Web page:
Huda Zoghbi, M.D., Baylor College of Medicine (Genius Award)
The funds received through the Cure Autism Now Genius Award will allow us to explore new approaches to identify some of the molecular genetic pathways involved in autism. Our strategy will focus on the following hypothesis: Genes that are key in mediating prominent phenotypes seen in autistic patients are likely to be mutated, at least, in a subset of autism patients. A two-pronged approach will be taken to hone in on the most promising candidate pathways.
Xue Ming, M.D., Ph.D., UMDNJ-New Jersey Medical School (Pilot Project)
Autism is caused by the interaction of genetic and environmental factors. One of the best understood causes of autism is fetal exposure to thalidomide. Thalidomide causes fetal malformation in rabbits by a mechanism involving oxidative stress. Our hypothesis is that a similar mechanism occurs in human autism cases. Oxidative stress could also be involved in the common form of human autism unrelated to thalidomide. Many common environmental toxins can induce oxidative stress in genetically susceptible hosts. Genetic susceptibility factors for autism could include common polymorphic variants of enzymes that normally protect against oxidative stress.
We will test our hypothesis by determining whether individuals with autism have elevated levels of oxidative stress biomarkers in urine and decreased levels of anti-oxidant enzymes in plasma and erythrocytes. We will also test whether the frequency of common polymorphisms of the antioxidant enzyme glutathione peroxidase 1 is altered in autism trios by the transmission/disequilibrium test. We expect to document that reactive oxygen species and oxidative stress mechanisms play an important role in autism, the findings that could lead to new approaches to prevention and treatment of the disorder.Studies of Neuropeptide and Protease Patterns of Autistic Children to Elucidate Pathophysiological Mechanisms, Facilitate Diagnostics and Allow New Types of Treatment
Andres Grubb, M.D., Ph.D., Lund University Hospital Sweden (Treatment Award)
The pathophysiology of autism involves abnormal communication between neurons, probably associated with abnormal patterns of neuropeptides in the brain. Abnormal levels of neuropeptides might be revealed by proteomic studies of proteins/peptides below 10 kDa in spinal fluid and/or blood plasma. Detection of abnormal levels of peptides in autism will allow generation of new hypotheses concerning its patho-physiology and might facilitate diagnostics and suggest new treatment possibilities. Since most neuropeptides are generated by proteolysis of larger precursor molecules abnormal levels of neuropeptides might be caused by abnormal proteolytic activity.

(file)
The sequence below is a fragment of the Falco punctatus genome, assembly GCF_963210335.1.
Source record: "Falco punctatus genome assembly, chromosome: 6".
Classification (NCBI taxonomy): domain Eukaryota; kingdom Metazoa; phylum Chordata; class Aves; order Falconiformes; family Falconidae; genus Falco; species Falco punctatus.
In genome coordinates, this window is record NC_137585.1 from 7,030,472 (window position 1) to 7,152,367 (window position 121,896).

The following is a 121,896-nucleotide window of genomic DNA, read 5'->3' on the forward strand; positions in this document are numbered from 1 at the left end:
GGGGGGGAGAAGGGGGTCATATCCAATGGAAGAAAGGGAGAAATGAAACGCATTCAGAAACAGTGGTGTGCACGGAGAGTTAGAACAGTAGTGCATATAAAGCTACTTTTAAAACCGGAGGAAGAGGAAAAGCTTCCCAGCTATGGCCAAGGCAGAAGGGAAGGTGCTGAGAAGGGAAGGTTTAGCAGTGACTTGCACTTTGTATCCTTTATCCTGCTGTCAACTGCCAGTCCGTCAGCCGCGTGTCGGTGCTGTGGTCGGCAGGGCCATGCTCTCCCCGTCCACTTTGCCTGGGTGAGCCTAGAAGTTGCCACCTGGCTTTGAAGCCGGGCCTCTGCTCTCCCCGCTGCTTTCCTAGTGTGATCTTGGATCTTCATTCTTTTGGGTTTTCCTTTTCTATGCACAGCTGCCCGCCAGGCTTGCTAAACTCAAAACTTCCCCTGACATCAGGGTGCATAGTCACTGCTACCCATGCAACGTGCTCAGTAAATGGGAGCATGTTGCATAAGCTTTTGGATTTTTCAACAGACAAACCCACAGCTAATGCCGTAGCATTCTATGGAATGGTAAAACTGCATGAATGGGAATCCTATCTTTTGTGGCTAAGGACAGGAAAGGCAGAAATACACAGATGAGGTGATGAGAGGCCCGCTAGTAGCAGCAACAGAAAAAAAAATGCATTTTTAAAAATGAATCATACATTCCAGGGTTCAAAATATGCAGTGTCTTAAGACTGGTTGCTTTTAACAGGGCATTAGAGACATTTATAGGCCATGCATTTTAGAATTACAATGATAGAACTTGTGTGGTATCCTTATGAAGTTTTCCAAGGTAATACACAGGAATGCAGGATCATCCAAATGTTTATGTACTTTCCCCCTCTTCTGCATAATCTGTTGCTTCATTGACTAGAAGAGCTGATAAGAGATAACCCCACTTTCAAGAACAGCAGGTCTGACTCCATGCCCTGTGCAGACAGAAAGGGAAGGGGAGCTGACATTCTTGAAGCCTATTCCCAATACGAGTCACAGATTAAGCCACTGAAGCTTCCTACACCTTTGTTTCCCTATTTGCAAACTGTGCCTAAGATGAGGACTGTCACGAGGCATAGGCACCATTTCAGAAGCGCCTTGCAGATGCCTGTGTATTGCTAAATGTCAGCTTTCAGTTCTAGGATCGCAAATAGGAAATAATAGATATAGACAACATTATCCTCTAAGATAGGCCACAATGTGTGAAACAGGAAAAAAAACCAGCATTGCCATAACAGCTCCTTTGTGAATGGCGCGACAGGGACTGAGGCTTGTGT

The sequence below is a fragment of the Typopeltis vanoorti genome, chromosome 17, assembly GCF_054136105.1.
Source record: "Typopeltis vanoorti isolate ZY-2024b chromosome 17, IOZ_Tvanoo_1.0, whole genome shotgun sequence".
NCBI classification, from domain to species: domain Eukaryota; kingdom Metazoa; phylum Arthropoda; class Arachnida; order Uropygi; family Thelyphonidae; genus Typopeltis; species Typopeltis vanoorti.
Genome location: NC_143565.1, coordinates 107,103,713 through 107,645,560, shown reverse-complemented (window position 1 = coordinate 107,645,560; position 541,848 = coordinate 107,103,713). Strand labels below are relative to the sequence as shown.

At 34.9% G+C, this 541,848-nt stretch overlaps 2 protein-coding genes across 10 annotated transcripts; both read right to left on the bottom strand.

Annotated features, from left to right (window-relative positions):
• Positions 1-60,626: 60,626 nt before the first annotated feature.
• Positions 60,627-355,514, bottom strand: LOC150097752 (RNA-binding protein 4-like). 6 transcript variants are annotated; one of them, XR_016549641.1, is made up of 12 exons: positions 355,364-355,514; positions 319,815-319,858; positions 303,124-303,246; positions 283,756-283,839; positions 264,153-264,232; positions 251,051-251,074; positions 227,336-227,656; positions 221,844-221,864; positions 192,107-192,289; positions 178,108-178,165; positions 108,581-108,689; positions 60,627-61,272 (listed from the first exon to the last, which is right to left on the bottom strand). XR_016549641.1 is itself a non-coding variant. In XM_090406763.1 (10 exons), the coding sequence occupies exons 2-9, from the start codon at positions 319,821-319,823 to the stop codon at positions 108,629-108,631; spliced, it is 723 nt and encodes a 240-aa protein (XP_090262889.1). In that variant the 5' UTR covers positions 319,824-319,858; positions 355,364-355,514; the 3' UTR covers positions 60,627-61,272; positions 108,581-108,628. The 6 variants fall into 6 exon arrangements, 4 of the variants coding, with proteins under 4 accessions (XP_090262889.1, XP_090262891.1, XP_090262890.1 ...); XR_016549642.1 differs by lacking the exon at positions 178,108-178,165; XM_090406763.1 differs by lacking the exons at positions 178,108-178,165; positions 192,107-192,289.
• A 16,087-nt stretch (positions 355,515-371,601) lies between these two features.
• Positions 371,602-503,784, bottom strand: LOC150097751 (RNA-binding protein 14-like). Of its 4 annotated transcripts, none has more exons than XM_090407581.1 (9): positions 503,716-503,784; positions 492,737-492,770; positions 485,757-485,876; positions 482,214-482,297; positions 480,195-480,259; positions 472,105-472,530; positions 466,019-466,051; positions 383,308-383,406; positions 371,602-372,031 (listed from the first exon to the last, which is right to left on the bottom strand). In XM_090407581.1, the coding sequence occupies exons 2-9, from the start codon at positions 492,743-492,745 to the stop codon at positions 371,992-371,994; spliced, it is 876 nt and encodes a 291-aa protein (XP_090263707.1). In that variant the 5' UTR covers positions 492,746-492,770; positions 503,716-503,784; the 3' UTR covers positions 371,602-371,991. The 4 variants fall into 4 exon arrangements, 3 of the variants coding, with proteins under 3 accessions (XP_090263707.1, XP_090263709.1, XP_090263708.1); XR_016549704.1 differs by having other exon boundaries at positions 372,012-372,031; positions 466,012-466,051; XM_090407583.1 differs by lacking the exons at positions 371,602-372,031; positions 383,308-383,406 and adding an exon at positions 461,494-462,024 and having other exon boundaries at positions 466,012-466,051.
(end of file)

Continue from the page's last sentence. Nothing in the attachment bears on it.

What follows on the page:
We have plasma and spinal fluid samples from 20 autistic and 20 control children and a preliminary SELDI-TOF system for studying proteins/peptides below 10 kDa. We have used this system to investigate 4 autistic and 4 control children and have detected two peptides that display uniquely high concentrations in autism.
We plan to collect samples from more than 40 autistic and control children, elaborate the SELDI-TOF system to allow study of at least 200 proteins/peptides below 10 kDa and use this system to detect peptides of uniquely low or high concentration in autism.
We also plan to structurally characterize those two autism-related peptides already identified, as well as those our further research will identify.
We will also directly analyze arginine-vasopressin, oxytocin, prolactin, neurotensin, substance P, TRH, neuropeptide Y and angiotensin in autistic and control children and study the activity of those proteolytic enzymes that might be involved in the metabolism of the (neuro-)peptides that display abnormal concentrations in autism.Reading and Writing Program for visual Learners
O. Ivar Lovaas, Ph. D., University of California, Los Angeles (Treatment Award)
Research Partner: Chaka Khan Foundation in support of Tallon's Tower
It has long been suspected that the autistic child's failure to develop language may constitute a significant factor in the etiology of autism. The proposed research intends to test the effectiveness of a newly developed Reading and Writing (R&W) Program with young autistic children who are delayed in the acquisition of vocal language. Teaching these children to read and write will allow them to communicate more effectively with parents and caregivers, leading to a better quality of life as well as treatment outcome. A single-case experimental design, multiple baseline across participants, will be implemented in order to determine the effectiveness of the R&W Program. Treatment begins with 6 months of intensive 1:1 behavioral intervention, 40 hrs/week, where the Vocal Language Program will comprise 30 hrs/week of treatment. At the end of 6 months, children will be divided into two groups: visual and vocal learners, based on ability to imitate vocal behavior. Vocal learners will proceed with the standard vocal language program, while visual learners (i.e., non-vocal children) will be assigned to a baseline condition lasting 1 month, 3 months, or 5 months, during which time they will continue receiving vocal language training. During the 6-month treatment phase, participants will receive 15 hrs/week of training in both the Vocal Language Program and the R&W Program. The proposed study will focus on the R&W Program's effect on rates of language acquisition (including facilitation of vocal language) and participants' affect.